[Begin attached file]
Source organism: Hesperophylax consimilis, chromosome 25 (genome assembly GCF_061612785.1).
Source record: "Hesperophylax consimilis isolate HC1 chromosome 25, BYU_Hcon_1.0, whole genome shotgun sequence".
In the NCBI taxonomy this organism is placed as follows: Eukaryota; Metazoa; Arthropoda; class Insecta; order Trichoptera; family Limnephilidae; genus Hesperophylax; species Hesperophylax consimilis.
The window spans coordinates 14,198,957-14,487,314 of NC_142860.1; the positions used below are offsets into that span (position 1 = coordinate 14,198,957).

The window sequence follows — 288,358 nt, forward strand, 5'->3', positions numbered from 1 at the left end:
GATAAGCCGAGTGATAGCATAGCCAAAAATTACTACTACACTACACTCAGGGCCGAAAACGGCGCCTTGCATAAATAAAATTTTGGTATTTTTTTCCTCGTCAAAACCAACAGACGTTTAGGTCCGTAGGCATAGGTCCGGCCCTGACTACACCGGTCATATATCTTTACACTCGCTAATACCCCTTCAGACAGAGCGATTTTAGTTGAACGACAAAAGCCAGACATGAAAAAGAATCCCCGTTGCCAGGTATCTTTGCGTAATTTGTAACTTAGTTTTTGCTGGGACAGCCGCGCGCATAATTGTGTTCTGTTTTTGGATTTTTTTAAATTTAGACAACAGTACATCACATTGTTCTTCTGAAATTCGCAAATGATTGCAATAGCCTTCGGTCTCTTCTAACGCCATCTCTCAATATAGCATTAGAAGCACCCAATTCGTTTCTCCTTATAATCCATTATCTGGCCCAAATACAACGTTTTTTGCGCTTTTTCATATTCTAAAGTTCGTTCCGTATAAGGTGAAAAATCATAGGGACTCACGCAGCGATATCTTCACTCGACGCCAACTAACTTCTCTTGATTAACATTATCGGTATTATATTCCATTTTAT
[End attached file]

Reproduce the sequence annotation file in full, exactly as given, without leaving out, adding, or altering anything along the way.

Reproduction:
Source organism: Hesperophylax consimilis, chromosome 25 (genome assembly GCF_061612785.1).
Source record: "Hesperophylax consimilis isolate HC1 chromosome 25, BYU_Hcon_1.0, whole genome shotgun sequence".
In the NCBI taxonomy this organism is placed as follows: Eukaryota; Metazoa; Arthropoda; class Insecta; order Trichoptera; family Limnephilidae; genus Hesperophylax; species Hesperophylax consimilis.
The window spans coordinates 14,198,957-14,487,314 of NC_142860.1; the positions used below are offsets into that span (position 1 = coordinate 14,198,957).

The window sequence follows — 288,358 nt, forward strand, 5'->3', positions numbered from 1 at the left end:
GATAAGCCGAGTGATAGCATAGCCAAAAATTACTACTACACTACACTCAGGGCCGAAAACGGCGCCTTGCATAAATAAAATTTTGGTATTTTTTTCCTCGTCAAAACCAACAGACGTTTAGGTCCGTAGGCATAGGTCCGGCCCTGACTACACCGGTCATATATCTTTACACTCGCTAATACCCCTTCAGACAGAGCGATTTTAGTTGAACGACAAAAGCCAGACATGAAAAAGAATCCCCGTTGCCAGGTATCTTTGCGTAATTTGTAACTTAGTTTTTGCTGGGACAGCCGCGCGCATAATTGTGTTCTGTTTTTGGATTTTTTTAAATTTAGACAACAGTACATCACATTGTTCTTCTGAAATTCGCAAATGATTGCAATAGCCTTCGGTCTCTTCTAACGCCATCTCTCAATATAGCATTAGAAGCACCCAATTCGTTTCTCCTTATAATCCATTATCTGGCCCAAATACAACGTTTTTTGCGCTTTTTCATATTCTAAAGTTCGTTCCGTATAAGGTGAAAAATCATAGGGACTCACGCAGCGATATCTTCACTCGACGCCAACTAACTTCTCTTGATTAACATTATCGGTATTATATTCCATTTTAT